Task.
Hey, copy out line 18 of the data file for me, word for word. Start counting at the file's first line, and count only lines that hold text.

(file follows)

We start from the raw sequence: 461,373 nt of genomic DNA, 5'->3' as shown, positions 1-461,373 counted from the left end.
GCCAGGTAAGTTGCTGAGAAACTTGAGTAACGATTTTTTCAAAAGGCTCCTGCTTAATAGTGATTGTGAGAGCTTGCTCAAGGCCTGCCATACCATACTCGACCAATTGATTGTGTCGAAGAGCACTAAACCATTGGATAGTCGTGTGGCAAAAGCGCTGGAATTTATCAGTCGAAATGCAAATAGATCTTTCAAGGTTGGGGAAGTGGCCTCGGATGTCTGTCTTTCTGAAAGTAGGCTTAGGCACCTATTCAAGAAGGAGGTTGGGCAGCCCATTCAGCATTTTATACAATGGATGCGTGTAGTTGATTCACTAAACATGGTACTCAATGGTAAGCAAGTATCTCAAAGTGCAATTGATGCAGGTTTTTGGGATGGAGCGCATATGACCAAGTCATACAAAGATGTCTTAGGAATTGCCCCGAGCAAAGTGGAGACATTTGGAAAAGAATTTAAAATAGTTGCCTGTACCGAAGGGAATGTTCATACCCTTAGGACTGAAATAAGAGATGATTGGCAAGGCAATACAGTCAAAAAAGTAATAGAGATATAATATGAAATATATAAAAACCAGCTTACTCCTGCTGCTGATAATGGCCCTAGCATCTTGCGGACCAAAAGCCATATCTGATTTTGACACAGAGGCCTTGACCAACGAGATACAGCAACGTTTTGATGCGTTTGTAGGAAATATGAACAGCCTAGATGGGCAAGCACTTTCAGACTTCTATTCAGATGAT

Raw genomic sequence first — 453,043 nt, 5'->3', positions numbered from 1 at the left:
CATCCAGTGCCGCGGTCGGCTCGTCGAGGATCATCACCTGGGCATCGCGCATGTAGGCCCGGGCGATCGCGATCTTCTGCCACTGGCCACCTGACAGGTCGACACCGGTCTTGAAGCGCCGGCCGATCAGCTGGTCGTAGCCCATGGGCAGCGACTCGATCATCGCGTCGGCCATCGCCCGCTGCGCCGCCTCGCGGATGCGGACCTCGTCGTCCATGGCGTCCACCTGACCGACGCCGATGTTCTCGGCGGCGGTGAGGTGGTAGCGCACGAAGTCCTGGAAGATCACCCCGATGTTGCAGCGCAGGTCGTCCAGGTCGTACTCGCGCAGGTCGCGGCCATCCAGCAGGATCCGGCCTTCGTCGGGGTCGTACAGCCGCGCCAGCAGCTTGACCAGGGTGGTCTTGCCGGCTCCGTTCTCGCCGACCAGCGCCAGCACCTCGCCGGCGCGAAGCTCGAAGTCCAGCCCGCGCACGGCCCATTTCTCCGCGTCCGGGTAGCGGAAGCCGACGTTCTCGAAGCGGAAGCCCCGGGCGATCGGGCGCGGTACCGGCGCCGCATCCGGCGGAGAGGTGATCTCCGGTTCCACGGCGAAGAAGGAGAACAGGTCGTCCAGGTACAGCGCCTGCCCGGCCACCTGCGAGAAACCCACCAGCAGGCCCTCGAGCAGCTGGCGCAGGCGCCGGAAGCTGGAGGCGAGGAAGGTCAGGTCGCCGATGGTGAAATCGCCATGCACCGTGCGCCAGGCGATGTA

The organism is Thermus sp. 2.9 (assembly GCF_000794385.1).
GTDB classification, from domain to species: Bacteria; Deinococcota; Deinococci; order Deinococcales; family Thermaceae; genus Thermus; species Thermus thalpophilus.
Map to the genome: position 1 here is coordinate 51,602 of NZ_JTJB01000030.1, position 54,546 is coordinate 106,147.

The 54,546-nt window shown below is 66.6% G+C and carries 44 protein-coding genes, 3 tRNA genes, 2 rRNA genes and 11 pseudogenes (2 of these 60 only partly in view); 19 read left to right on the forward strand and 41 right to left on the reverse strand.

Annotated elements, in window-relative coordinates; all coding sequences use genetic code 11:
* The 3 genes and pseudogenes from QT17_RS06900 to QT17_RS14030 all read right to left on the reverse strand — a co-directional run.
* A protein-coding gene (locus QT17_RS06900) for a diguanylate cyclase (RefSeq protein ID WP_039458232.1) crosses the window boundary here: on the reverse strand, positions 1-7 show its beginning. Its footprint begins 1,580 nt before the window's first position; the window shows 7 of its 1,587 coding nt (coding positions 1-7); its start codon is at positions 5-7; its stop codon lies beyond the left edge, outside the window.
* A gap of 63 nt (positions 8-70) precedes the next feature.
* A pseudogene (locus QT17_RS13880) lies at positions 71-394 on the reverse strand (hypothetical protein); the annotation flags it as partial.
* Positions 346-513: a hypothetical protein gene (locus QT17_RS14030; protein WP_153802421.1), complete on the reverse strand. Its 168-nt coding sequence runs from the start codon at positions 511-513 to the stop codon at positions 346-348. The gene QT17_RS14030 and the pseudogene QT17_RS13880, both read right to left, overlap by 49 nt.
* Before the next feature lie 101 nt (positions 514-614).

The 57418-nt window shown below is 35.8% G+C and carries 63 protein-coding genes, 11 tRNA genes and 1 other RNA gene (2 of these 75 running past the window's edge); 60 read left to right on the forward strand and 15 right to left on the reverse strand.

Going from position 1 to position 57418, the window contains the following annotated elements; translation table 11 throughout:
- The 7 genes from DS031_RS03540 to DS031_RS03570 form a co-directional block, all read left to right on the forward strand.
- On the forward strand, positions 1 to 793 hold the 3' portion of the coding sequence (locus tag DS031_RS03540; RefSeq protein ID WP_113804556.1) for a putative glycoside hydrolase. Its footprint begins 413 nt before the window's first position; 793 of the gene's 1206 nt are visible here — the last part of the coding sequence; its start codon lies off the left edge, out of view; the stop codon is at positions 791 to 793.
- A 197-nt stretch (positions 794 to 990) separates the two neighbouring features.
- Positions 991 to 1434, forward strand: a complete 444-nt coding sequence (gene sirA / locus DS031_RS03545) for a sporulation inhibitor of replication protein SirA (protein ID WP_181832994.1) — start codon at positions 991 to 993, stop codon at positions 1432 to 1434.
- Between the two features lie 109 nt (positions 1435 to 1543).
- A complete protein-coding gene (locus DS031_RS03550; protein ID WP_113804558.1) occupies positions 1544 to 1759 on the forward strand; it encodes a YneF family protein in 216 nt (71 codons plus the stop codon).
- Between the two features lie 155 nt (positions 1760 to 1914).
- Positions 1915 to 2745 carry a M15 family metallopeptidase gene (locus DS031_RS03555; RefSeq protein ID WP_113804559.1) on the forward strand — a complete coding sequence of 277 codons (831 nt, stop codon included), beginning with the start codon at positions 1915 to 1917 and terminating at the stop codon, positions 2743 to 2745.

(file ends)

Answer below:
- The 7 genes from DS031_RS03540 to DS031_RS03570 form a co-directional block, all read left to right on the forward strand.